Other calcerous corneal degeneration digital illustration

Other calcerous corneal degeneration Save

ICD-10 code: H18.43

Chapter: Diseases of the eye and adnexia

Understanding Other Calcerous Corneal Degeneration

Calcerous corneal degeneration is a condition that affects the cornea of the eye, causing it to become opaque and cloudy. This condition is usually caused by the buildup of calcium deposits on the cornea, which can lead to vision problems and discomfort. While there are several types of calcerous corneal degeneration, other calcerous corneal degeneration is one of the less common forms.

Other calcerous corneal degeneration is characterized by the appearance of white, chalky deposits on the cornea. These deposits can be quite large and may be visible to the naked eye. The condition usually affects people who are over the age of 60 and can be caused by a variety of factors, including long-term exposure to ultraviolet light, chronic inflammation, and previous eye injuries.

Symptoms of Other Calcerous Corneal Degeneration

The symptoms of other calcerous corneal degeneration can vary from person to person. Some people may experience no symptoms at all, while others may experience significant vision problems. Common symptoms of the condition include:

  1. Blurred or hazy vision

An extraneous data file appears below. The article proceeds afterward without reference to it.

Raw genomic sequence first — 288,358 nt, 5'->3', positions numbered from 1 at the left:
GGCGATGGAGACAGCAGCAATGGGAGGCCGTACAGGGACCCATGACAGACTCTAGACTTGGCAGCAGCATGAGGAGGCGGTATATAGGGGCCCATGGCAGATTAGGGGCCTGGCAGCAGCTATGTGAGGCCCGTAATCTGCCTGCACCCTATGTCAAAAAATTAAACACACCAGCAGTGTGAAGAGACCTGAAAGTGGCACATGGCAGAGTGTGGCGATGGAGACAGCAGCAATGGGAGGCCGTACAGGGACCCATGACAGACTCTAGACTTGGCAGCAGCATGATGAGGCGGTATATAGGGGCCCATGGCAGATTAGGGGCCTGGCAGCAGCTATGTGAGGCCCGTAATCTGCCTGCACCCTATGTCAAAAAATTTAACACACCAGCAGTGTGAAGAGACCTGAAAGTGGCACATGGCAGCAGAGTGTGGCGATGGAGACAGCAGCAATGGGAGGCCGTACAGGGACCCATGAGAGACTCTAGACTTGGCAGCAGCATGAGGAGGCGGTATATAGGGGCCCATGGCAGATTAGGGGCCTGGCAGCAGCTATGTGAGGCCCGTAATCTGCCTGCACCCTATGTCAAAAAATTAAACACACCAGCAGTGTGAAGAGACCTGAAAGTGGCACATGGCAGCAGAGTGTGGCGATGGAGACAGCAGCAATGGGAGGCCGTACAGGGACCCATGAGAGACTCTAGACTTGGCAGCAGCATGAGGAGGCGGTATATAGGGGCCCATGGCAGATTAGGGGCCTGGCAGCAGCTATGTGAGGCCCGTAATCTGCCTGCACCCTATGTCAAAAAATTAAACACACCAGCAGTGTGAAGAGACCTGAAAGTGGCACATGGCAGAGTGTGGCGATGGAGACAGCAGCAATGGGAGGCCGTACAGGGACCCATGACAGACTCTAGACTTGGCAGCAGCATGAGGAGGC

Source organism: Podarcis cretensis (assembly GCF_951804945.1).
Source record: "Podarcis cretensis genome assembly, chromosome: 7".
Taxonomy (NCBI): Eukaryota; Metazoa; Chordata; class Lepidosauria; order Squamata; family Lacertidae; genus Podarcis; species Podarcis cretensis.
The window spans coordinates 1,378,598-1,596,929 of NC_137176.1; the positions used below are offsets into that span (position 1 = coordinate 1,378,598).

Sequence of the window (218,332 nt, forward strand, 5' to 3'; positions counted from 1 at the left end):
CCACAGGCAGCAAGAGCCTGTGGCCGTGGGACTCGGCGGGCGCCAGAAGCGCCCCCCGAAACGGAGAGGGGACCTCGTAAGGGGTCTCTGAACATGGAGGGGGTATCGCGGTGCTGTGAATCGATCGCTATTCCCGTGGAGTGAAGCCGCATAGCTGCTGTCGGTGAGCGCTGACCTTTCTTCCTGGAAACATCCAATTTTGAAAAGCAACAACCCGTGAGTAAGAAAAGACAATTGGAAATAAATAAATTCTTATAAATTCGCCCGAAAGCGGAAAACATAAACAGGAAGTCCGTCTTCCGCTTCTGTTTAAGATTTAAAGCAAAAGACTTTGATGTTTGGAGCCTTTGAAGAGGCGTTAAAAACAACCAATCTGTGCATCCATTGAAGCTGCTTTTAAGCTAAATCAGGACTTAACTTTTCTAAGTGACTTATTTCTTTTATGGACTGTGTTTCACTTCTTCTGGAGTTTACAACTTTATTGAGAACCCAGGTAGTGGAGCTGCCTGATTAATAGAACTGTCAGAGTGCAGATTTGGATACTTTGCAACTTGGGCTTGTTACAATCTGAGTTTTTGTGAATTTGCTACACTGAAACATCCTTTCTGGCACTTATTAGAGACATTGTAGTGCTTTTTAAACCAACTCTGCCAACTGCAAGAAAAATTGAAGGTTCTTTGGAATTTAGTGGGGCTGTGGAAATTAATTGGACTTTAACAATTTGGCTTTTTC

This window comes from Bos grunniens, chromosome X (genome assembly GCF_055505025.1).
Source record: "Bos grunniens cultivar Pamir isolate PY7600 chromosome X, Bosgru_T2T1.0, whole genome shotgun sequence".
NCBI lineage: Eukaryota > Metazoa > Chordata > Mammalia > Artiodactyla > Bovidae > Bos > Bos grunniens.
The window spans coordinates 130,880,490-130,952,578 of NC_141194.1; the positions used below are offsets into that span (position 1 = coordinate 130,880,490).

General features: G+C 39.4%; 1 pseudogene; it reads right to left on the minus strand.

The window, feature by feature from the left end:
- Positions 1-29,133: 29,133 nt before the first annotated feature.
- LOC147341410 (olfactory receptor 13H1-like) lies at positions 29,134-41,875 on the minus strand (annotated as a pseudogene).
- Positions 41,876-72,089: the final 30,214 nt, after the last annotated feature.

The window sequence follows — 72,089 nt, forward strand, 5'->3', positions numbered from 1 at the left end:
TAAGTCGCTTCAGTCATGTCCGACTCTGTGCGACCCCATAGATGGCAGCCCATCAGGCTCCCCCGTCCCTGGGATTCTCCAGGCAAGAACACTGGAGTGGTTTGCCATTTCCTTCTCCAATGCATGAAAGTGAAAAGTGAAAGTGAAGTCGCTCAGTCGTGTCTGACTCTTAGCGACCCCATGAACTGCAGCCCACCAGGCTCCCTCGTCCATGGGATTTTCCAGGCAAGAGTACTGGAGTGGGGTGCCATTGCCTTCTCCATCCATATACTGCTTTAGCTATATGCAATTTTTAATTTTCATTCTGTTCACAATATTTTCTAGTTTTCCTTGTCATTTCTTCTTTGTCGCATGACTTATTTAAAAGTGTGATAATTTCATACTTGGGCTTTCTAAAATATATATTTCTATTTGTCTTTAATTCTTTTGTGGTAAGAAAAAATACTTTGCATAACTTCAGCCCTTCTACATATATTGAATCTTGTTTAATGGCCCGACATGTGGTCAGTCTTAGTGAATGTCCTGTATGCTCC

2. Increased sensitivity to light
  3. Eye discomfort or pain
  4. Redness or inflammation of the eye

If you experience any of these symptoms, it is important to see an eye doctor as soon as possible. They can perform a thorough examination of your eyes and determine the cause of your symptoms.

Treatment Options for Other Calcerous Corneal Degeneration

There are several treatment options available for other calcerous corneal degeneration, depending on the severity of the condition. In mild cases, eye drops or ointments may be prescribed to help reduce inflammation and discomfort. In more severe cases, surgery may be necessary to remove the calcium deposits and restore clear vision.

If you have been diagnosed with other calcerous corneal degeneration, it is important to follow your doctor's treatment plan and attend regular follow-up appointments. With proper treatment, many people are able to manage their symptoms and maintain good vision.

Preventing Other Calcerous Corneal Degeneration

While there is no guaranteed way to prevent other calcerous corneal degeneration, there are several steps you can take to reduce your risk of developing the condition. These include:

  1. Wearing protective eyewear when working in bright sunlight
  2. Avoiding prolonged exposure to ultraviolet light
  3. Managing chronic inflammation through proper medical care
  4. Seeking prompt treatment for eye injuries or infections
  5. Diagnosis Codes for Other calcerous corneal degeneration | H18.43